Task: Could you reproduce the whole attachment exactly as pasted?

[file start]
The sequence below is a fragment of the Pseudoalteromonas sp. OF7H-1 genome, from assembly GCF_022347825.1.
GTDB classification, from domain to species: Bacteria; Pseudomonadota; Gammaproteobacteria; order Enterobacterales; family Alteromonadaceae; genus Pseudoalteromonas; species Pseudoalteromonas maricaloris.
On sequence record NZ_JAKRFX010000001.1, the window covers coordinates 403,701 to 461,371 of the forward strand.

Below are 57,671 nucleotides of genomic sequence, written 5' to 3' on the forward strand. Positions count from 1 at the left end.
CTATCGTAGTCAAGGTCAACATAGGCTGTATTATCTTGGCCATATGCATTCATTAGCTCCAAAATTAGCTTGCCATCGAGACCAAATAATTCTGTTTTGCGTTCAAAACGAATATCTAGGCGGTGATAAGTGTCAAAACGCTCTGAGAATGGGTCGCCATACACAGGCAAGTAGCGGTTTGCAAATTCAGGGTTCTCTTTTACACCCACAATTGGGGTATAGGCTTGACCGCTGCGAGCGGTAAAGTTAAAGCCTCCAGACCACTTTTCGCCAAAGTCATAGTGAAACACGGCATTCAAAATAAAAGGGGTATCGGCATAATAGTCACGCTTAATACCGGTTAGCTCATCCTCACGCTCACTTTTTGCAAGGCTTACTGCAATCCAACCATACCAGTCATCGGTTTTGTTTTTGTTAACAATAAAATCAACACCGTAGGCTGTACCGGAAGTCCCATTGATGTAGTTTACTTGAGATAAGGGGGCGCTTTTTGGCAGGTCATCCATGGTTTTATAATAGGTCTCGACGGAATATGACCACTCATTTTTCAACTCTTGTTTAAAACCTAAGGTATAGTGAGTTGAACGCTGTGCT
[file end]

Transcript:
The sequence below is a fragment of the Pseudoalteromonas sp. OF7H-1 genome, from assembly GCF_022347825.1.
GTDB classification, from domain to species: Bacteria; Pseudomonadota; Gammaproteobacteria; order Enterobacterales; family Alteromonadaceae; genus Pseudoalteromonas; species Pseudoalteromonas maricaloris.
On sequence record NZ_JAKRFX010000001.1, the window covers coordinates 403,701 to 461,371 of the forward strand.

Below are 57,671 nucleotides of genomic sequence, written 5' to 3' on the forward strand. Positions count from 1 at the left end.
CTATCGTAGTCAAGGTCAACATAGGCTGTATTATCTTGGCCATATGCATTCATTAGCTCCAAAATTAGCTTGCCATCGAGACCAAATAATTCTGTTTTGCGTTCAAAACGAATATCTAGGCGGTGATAAGTGTCAAAACGCTCTGAGAATGGGTCGCCATACACAGGCAAGTAGCGGTTTGCAAATTCAGGGTTCTCTTTTACACCCACAATTGGGGTATAGGCTTGACCGCTGCGAGCGGTAAAGTTAAAGCCTCCAGACCACTTTTCGCCAAAGTCATAGTGAAACACGGCATTCAAAATAAAAGGGGTATCGGCATAATAGTCACGCTTAATACCGGTTAGCTCATCCTCACGCTCACTTTTTGCAAGGCTTACTGCAATCCAACCATACCAGTCATCGGTTTTGTTTTTGTTAACAATAAAATCAACACCGTAGGCTGTACCGGAAGTCCCATTGATGTAGTTTACTTGAGATAAGGGGGCGCTTTTTGGCAGGTCATCCATGGTTTTATAATAGGTCTCGACGGAATATGACCACTCATTTTTCAACTCTTGTTTAAAACCTAAGGTATAGTGAGTTGAACGCTGTGCT